Apr

6

Cows, from J.T Holley

April 6, 2017 |

 My Papa used to walk to town (8 miles round trip) just to get a RC Cola and a hot dog whenever the weather permitted.

I stayed with him during the Summer months as a kid and would join him for the walks.

He used to exclaim looking over at the streams while walking "The cows are up and walking. Good day to fish" or "The cows are down and laying. No fishing today."

I generally followed his sage advice in my adult life. It really did net more fish. Still does when I go to smaller streams and rivers when there are stretches with cows on the other side of the bank.

I asked him later in his life if it was just an ole wise tale or if there it had any truth. He exclaimed that it was sound. He let me know that when then cows were up and walking they stirred up all the insects. Swatting more flies as well as making grasshoppers make last second jumps. The fish know this and get excited.

It might not be sound science but I bought it. More observations like this were things that shaped my mind. Trial and error. Looking at outcomes from different attempts. Keeping things simple to get positive results.

Duncan Coker writes: 

Great post on many levels, about spending time with your father, fishing, nature, observing and prediction. I was trying to guess the connection before reading and thought it might have something to do with sunlight causing the cows to move seeking shade. Sunlight means the fish might be looking up feeding and easier for an angler to see them.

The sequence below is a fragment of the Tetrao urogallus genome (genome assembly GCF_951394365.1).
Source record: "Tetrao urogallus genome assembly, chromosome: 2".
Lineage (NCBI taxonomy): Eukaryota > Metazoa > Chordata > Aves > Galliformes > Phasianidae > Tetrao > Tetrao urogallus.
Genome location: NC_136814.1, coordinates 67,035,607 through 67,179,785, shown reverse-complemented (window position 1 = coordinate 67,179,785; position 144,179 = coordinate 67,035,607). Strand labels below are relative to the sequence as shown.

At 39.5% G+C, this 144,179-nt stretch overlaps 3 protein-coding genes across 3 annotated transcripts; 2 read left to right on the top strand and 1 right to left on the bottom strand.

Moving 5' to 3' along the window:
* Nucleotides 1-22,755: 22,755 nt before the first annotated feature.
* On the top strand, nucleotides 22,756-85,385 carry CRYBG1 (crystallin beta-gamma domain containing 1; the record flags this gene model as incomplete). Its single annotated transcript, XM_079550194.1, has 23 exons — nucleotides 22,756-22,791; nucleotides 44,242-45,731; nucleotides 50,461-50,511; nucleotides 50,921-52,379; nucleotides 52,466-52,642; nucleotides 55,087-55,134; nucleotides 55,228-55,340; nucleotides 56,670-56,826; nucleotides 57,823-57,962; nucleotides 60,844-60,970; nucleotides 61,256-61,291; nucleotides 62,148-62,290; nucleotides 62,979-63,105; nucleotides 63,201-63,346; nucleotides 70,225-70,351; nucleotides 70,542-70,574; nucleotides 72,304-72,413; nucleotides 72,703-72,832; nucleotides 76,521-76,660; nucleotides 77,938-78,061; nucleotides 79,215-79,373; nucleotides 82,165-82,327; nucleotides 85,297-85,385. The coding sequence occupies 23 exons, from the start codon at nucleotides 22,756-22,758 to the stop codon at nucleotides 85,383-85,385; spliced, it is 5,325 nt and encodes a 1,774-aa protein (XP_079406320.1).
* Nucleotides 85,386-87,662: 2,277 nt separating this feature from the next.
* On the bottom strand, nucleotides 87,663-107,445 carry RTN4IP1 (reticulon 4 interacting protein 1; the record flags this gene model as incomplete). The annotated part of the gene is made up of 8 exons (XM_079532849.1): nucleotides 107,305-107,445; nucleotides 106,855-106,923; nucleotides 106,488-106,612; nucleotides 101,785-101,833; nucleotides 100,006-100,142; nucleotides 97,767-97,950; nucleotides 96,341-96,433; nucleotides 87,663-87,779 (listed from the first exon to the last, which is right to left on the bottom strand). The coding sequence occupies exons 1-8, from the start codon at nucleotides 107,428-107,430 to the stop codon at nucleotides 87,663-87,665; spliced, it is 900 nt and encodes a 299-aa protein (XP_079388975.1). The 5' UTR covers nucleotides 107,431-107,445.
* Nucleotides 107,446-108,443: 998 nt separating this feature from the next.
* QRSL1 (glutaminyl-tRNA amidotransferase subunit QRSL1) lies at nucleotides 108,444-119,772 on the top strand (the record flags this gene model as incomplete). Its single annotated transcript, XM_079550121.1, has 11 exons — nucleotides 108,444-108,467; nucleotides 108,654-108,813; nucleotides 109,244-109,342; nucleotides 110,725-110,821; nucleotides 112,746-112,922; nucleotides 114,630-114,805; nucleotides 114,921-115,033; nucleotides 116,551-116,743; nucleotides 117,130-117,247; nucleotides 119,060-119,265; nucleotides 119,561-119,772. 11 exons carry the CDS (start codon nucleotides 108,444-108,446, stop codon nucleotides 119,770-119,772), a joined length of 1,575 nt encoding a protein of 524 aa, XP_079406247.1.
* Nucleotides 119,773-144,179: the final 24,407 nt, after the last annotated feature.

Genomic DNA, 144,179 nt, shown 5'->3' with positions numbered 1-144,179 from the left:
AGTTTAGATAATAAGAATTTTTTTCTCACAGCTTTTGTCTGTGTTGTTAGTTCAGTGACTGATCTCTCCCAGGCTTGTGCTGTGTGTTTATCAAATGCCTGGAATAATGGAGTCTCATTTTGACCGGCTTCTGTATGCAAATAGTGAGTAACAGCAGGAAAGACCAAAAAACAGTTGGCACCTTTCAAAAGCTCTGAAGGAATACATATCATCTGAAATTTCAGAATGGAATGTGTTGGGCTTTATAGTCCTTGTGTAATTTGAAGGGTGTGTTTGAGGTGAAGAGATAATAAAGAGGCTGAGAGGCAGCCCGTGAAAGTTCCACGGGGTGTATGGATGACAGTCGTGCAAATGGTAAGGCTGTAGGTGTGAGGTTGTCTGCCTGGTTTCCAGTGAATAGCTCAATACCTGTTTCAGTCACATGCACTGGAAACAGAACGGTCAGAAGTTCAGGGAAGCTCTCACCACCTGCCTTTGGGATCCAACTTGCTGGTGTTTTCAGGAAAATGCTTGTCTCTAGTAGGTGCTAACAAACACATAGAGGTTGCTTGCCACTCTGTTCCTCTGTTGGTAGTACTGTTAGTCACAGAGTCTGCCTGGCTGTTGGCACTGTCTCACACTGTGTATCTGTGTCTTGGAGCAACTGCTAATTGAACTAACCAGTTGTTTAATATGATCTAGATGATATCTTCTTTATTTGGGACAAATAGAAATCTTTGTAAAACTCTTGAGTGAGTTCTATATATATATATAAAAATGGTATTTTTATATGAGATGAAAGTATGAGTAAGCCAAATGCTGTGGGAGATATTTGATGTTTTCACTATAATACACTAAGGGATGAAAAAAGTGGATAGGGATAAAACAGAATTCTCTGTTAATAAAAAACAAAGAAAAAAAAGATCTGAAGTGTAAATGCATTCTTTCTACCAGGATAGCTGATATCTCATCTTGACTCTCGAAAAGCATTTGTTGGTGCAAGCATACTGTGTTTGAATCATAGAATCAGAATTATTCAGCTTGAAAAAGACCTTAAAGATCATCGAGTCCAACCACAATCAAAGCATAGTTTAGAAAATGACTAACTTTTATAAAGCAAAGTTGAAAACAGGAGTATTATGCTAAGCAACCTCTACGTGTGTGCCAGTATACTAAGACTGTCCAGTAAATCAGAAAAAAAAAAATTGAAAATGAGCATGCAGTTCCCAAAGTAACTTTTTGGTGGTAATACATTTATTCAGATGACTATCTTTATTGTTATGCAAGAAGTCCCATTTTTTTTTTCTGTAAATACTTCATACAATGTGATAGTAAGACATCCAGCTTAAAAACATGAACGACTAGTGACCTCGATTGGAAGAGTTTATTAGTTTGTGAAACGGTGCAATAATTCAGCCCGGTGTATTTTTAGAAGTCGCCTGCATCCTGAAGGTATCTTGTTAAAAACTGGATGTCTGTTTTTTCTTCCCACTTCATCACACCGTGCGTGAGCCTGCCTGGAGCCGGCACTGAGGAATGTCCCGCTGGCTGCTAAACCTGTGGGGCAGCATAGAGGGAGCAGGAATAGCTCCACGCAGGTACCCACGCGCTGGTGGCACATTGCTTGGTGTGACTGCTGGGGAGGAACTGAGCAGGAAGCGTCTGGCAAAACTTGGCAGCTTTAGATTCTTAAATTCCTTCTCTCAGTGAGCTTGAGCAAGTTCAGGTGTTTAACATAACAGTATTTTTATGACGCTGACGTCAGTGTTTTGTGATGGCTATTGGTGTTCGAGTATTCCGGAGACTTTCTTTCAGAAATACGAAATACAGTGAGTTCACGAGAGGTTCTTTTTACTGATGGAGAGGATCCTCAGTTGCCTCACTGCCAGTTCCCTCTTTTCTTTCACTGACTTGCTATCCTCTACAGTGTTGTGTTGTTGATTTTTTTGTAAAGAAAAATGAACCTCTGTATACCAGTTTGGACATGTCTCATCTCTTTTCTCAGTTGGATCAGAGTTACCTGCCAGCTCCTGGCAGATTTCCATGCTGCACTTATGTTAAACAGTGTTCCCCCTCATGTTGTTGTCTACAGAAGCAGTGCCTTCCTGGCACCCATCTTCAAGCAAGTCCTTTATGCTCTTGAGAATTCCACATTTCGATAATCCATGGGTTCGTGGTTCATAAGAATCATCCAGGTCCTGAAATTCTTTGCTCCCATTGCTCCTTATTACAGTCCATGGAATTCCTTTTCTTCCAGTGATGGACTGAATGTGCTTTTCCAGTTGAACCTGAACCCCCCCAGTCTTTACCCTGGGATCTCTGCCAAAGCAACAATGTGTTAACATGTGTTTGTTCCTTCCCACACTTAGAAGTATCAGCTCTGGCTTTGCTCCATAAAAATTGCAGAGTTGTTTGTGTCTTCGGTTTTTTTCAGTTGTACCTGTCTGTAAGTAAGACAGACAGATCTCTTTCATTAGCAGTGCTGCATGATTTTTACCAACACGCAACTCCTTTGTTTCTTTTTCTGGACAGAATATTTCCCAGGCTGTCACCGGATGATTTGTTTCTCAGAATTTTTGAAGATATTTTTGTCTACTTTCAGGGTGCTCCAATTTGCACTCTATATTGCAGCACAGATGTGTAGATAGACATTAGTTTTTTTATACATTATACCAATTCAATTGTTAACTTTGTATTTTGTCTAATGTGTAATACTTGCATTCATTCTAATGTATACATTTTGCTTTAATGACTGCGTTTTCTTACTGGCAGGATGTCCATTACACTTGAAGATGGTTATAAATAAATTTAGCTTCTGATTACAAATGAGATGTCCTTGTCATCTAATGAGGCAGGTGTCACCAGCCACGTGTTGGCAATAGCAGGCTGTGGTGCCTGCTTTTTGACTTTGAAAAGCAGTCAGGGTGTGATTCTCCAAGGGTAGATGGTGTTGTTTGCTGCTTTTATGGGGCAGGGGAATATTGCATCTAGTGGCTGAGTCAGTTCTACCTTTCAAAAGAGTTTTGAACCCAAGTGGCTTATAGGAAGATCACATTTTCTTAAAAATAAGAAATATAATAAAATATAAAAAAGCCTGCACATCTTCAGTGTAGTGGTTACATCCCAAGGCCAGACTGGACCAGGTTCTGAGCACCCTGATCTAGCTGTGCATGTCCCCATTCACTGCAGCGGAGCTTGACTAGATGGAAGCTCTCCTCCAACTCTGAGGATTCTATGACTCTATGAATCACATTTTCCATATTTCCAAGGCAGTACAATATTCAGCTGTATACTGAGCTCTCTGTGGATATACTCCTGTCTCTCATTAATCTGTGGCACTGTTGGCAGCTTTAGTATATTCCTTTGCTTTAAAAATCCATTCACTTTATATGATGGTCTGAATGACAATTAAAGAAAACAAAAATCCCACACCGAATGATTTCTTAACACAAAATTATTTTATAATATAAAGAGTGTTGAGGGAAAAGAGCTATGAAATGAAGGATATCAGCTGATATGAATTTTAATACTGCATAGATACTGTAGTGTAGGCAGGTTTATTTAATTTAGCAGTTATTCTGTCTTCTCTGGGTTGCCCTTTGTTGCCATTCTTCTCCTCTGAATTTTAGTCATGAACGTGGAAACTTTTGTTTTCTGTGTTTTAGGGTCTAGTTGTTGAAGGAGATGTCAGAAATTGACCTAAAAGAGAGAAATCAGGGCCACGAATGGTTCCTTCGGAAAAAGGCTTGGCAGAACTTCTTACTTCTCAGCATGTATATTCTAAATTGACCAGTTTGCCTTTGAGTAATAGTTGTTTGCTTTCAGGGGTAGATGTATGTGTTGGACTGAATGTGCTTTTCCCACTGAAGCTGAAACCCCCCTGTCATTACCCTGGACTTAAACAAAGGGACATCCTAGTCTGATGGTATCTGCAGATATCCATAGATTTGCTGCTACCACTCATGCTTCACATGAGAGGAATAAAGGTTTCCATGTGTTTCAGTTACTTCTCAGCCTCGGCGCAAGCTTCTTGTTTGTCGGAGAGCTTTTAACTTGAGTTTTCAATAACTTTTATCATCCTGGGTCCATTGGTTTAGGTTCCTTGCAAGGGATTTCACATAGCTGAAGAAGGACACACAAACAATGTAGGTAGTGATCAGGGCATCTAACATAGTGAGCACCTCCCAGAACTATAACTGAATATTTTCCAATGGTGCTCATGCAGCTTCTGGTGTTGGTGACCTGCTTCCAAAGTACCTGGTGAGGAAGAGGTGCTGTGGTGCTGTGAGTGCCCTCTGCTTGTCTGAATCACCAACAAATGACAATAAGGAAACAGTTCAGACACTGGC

Statistically brings up good example, A (walking cows) are good predictor for B (catching fish). On the surface this seems an odd correlation, not causation, and tempting to disregard. But there is actual another factor C (insects) that is the explanation. Statistically, the cows are easy to see, small insects not so much. Question is even if we don't know about C or can't measure, should we still use the A as a predictor even if it does not seem to make sense. For fishing the answer is defiantly, yes

Charles Pennington writes: 

My fishing experience was mostly gained in Georgia, fishing for largemouth bass. That maxim seems right to me. On very hot summer days, for example, both the fish and the cows are listless from the heat.

Another bass fishing rule of thumb is that bass are total suckers for spring lizards as bait. The problem is that it's easier to catch a bass than to catch a spring lizard.


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